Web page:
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I wanted to like this book, I really did. Check out that sweet cover of the glowing florescent Buddha! Science Fiction mixed with Hindu mythology and Buddhist mysticism? Sign me up. A world where humans use their advanced technological prowess to act like gods? Sounds fascinating. Unfortunately, what I thought would be a rousing philosophically tinged science fiction adventure story actually turned out to be a intentionally vague, highly confusing mess of Eastern religious platitudes, cardboard characters (given the names of Hindu gods), bad puns and yawn-inducing confrontations between good and evil. The book makes large leaps in time and setting without much warning, characters change names (and allegiances) on a number of occasions, and the narrative is hard to follow from one chapter to the next. Even the basic premise (that human refugees have used technology to make themselves god-like and all-powerful) is not fully explained until nearly half-way through the book – just long enough for me to be thoroughly confused and frustrated.
Lord of Light Summary: The story centers around a character named Mahasamatman (or Sam for short), the de facto leader of a rebellion against the ruling gods of the planet who have kept the masses oppressed under a rigid caste system and deprived them of the advanced technology that has allowed them to become so powerful. It isn’t until a good 100 pages into the book that it is revealed that these deities aren’t actually gods, but merely humans who have used their advanced technical and medical knowledge to become immortal. As a crew of colonists from a devastated Earth, they landed on this unknown planet and were forced to develop superhuman powers for themselves in order to survive. They eventually tamed the native inhabitants of the planet (referring to them as “Demons”) and have kept most of their own descendants in a state of arrested progress, fearing that any breakthroughs in technology may weaken their position. To complete the illusion of god-like importance, they even build themselves a fortress called the Celestial City as a stand-in for Heaven. With names like Yama the “God of Death” and Kali the “God of Destruction,” the colonists co-opt the Hindu mythological tradition in order to complete their metaphorical transformation from humans into gods. Add to that the ability to grant “Reincarnation” only to those who they deem worthy and you have the basis for total control.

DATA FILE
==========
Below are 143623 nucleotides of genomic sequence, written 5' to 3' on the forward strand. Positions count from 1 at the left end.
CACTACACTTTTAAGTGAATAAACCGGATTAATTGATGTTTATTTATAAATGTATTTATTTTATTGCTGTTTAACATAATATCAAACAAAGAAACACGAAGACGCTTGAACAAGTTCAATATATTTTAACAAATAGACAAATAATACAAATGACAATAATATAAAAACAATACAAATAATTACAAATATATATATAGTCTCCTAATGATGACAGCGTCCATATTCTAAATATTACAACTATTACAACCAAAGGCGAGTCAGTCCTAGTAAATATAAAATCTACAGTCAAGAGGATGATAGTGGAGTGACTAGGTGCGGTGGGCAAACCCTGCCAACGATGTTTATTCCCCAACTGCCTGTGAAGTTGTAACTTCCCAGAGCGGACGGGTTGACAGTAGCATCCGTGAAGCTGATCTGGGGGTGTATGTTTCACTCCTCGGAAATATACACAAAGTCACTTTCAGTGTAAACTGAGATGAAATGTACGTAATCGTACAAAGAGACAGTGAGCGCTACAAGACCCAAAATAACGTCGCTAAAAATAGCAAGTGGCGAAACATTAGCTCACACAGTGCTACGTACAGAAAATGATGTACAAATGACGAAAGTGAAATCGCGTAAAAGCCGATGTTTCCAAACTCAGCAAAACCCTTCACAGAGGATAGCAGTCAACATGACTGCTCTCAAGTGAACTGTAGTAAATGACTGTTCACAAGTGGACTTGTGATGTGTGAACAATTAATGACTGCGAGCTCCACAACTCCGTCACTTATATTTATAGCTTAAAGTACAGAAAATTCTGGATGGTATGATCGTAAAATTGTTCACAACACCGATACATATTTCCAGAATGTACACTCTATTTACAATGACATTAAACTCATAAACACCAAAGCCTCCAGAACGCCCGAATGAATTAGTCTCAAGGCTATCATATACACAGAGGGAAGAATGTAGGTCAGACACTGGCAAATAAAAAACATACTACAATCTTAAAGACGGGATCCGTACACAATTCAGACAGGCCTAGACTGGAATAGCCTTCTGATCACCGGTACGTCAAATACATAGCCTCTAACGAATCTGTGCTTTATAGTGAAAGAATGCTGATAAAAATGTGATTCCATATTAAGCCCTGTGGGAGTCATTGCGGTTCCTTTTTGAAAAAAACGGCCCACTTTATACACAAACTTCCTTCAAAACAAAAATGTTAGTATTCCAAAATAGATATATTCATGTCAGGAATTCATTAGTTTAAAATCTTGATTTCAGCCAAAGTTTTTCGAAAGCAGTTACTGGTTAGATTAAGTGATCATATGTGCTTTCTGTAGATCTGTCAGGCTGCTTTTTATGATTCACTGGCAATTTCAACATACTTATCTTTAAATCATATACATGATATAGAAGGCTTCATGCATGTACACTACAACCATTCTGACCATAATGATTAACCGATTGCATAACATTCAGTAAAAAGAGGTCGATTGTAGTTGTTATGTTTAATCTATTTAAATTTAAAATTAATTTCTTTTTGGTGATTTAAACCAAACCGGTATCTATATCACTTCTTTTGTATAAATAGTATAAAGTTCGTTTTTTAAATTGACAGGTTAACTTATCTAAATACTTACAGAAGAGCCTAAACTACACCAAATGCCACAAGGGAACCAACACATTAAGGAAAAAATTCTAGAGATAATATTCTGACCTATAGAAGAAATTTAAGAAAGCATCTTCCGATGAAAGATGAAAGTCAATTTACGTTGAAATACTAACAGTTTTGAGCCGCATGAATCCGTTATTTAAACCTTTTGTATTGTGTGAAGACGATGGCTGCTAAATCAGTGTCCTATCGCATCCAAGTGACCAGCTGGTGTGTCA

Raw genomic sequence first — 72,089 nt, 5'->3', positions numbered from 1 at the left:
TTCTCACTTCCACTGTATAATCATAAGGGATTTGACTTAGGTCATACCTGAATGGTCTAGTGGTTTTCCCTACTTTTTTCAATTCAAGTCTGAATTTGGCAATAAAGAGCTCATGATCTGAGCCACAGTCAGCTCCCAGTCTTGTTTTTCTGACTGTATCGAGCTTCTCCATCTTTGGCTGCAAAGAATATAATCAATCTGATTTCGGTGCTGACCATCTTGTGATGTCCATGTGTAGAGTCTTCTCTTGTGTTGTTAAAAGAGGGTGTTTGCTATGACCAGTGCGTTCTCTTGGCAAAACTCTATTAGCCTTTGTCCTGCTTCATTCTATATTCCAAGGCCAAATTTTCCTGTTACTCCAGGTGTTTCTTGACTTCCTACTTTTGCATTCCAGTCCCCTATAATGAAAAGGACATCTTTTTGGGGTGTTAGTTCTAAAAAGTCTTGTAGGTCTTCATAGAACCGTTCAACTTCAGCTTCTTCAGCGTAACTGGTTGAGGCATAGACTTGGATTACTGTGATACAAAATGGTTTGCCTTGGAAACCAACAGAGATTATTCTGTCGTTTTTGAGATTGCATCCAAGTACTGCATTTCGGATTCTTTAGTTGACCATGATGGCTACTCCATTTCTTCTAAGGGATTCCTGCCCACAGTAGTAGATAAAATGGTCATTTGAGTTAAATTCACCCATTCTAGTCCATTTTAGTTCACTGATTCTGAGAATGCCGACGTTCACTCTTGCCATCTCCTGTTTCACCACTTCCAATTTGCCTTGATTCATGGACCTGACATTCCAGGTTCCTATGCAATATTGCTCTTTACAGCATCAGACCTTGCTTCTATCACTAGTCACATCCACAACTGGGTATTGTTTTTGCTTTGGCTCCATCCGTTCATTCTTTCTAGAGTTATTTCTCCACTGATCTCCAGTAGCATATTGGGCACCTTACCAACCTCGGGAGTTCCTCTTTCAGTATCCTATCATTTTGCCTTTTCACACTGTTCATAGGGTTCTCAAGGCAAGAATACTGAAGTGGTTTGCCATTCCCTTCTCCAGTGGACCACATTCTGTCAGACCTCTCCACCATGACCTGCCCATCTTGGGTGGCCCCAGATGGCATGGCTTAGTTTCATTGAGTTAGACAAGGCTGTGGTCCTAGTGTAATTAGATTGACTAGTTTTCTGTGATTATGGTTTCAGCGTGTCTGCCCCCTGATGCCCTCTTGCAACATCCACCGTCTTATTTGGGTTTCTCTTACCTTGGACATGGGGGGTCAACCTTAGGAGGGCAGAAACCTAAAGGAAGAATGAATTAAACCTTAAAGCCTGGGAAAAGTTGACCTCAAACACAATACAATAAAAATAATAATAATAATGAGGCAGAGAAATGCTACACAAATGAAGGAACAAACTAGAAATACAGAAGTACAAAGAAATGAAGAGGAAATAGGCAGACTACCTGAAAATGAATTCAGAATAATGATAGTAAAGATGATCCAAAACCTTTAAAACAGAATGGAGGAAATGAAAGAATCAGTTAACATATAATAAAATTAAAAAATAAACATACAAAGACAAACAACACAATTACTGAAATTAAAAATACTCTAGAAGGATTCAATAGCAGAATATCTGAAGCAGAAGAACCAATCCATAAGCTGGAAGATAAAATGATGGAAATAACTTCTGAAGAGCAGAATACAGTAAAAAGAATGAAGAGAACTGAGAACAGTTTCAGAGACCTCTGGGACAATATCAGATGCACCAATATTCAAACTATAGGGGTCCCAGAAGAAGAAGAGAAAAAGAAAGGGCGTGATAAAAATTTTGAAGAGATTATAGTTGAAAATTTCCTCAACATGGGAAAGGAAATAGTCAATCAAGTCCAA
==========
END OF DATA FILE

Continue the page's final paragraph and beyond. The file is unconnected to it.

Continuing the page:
Although Sam was one of the first colonists along with the other “Gods” and received many of the same benefits and powers that they did, he disagreed with them when it came to governing the populace of the planet. His view that the fruits of their technology should be shared with everyone rather than kept to the small circle of “Gods” was considered a threat to their power, causing him to be sent into exile (which is where he is returning from when the book opens). The rest of the book details his struggles to ferment rebellion against “Heaven” and free the population from oppression. The main way that he goes about instigating revolution is by the simple introduction of a competing belief system, Buddhism. That, along with his ability to control the pure-energy beings (demons) that were the planet’s original inhabitants, allow him to wage a fierce battle against the Gods.
Lord of the Light Review: While the story may sound interesting when you lay it out clearly like that, the actual telling of the tale is another story. I’m all for unconventional narratives and enigmatic storytelling, but when those things get in the way of a basic understanding of what is happening, when it is happening and to whom, that’s when you lose me. Now that I have a better grasp of what the book is about, I’m sure that a second reading would be much more rewarding. Unfortunately, there are too many better books out there that deserve a first reading to make me justify spending the time to give it a second chance. Maybe now that I’ve given you a basic outline of the plot you’ll enjoy it more than I did, who knows.